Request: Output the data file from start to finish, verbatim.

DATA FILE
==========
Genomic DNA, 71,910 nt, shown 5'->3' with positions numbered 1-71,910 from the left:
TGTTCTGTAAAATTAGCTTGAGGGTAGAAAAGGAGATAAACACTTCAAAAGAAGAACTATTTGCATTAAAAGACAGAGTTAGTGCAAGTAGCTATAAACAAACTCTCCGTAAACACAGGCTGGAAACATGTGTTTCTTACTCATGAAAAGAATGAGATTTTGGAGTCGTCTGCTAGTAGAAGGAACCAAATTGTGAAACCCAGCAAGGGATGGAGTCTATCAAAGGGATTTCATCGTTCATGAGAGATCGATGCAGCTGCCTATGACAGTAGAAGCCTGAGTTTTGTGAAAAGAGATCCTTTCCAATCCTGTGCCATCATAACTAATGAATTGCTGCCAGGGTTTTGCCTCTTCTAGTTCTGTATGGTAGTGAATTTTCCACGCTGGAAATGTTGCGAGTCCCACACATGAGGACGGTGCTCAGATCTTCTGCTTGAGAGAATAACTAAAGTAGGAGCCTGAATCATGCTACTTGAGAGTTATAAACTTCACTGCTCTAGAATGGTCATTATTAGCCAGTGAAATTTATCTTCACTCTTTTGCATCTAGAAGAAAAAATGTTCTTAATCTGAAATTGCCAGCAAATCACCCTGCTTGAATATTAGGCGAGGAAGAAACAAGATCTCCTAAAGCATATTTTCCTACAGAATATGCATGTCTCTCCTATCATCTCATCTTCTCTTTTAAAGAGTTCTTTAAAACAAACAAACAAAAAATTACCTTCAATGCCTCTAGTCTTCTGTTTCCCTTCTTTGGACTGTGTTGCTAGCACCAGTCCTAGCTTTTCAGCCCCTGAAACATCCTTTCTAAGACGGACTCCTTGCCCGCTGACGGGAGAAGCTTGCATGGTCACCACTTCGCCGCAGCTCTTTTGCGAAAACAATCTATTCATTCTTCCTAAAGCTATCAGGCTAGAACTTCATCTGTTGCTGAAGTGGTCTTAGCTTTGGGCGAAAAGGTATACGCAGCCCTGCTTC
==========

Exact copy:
Genomic DNA, 71,910 nt, shown 5'->3' with positions numbered 1-71,910 from the left:
TGTTCTGTAAAATTAGCTTGAGGGTAGAAAAGGAGATAAACACTTCAAAAGAAGAACTATTTGCATTAAAAGACAGAGTTAGTGCAAGTAGCTATAAACAAACTCTCCGTAAACACAGGCTGGAAACATGTGTTTCTTACTCATGAAAAGAATGAGATTTTGGAGTCGTCTGCTAGTAGAAGGAACCAAATTGTGAAACCCAGCAAGGGATGGAGTCTATCAAAGGGATTTCATCGTTCATGAGAGATCGATGCAGCTGCCTATGACAGTAGAAGCCTGAGTTTTGTGAAAAGAGATCCTTTCCAATCCTGTGCCATCATAACTAATGAATTGCTGCCAGGGTTTTGCCTCTTCTAGTTCTGTATGGTAGTGAATTTTCCACGCTGGAAATGTTGCGAGTCCCACACATGAGGACGGTGCTCAGATCTTCTGCTTGAGAGAATAACTAAAGTAGGAGCCTGAATCATGCTACTTGAGAGTTATAAACTTCACTGCTCTAGAATGGTCATTATTAGCCAGTGAAATTTATCTTCACTCTTTTGCATCTAGAAGAAAAAATGTTCTTAATCTGAAATTGCCAGCAAATCACCCTGCTTGAATATTAGGCGAGGAAGAAACAAGATCTCCTAAAGCATATTTTCCTACAGAATATGCATGTCTCTCCTATCATCTCATCTTCTCTTTTAAAGAGTTCTTTAAAACAAACAAACAAAAAATTACCTTCAATGCCTCTAGTCTTCTGTTTCCCTTCTTTGGACTGTGTTGCTAGCACCAGTCCTAGCTTTTCAGCCCCTGAAACATCCTTTCTAAGACGGACTCCTTGCCCGCTGACGGGAGAAGCTTGCATGGTCACCACTTCGCCGCAGCTCTTTTGCGAAAACAATCTATTCATTCTTCCTAAAGCTATCAGGCTAGAACTTCATCTGTTGCTGAAGTGGTCTTAGCTTTGGGCGAAAAGGTATACGCAGCCCTGCTTC